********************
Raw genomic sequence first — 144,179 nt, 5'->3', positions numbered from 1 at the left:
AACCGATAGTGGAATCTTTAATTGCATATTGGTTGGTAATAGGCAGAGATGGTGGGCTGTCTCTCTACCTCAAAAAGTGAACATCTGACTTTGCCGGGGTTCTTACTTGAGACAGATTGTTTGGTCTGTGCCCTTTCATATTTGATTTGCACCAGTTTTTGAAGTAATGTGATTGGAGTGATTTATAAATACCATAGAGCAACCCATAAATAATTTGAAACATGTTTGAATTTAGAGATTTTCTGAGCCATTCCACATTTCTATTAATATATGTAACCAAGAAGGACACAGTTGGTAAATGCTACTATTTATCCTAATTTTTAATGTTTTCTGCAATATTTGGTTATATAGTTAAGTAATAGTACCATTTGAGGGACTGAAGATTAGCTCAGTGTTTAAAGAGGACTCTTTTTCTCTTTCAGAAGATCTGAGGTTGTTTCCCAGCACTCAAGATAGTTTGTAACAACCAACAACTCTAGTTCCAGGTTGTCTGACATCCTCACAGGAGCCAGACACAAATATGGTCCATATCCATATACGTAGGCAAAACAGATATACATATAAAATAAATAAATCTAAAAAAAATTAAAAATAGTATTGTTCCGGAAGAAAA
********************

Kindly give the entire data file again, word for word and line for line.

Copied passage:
Raw genomic sequence first — 144,179 nt, 5'->3', positions numbered from 1 at the left:
AACCGATAGTGGAATCTTTAATTGCATATTGGTTGGTAATAGGCAGAGATGGTGGGCTGTCTCTCTACCTCAAAAAGTGAACATCTGACTTTGCCGGGGTTCTTACTTGAGACAGATTGTTTGGTCTGTGCCCTTTCATATTTGATTTGCACCAGTTTTTGAAGTAATGTGATTGGAGTGATTTATAAATACCATAGAGCAACCCATAAATAATTTGAAACATGTTTGAATTTAGAGATTTTCTGAGCCATTCCACATTTCTATTAATATATGTAACCAAGAAGGACACAGTTGGTAAATGCTACTATTTATCCTAATTTTTAATGTTTTCTGCAATATTTGGTTATATAGTTAAGTAATAGTACCATTTGAGGGACTGAAGATTAGCTCAGTGTTTAAAGAGGACTCTTTTTCTCTTTCAGAAGATCTGAGGTTGTTTCCCAGCACTCAAGATAGTTTGTAACAACCAACAACTCTAGTTCCAGGTTGTCTGACATCCTCACAGGAGCCAGACACAAATATGGTCCATATCCATATACGTAGGCAAAACAGATATACATATAAAATAAATAAATCTAAAAAAAATTAAAAATAGTATTGTTCCGGAAGAAAA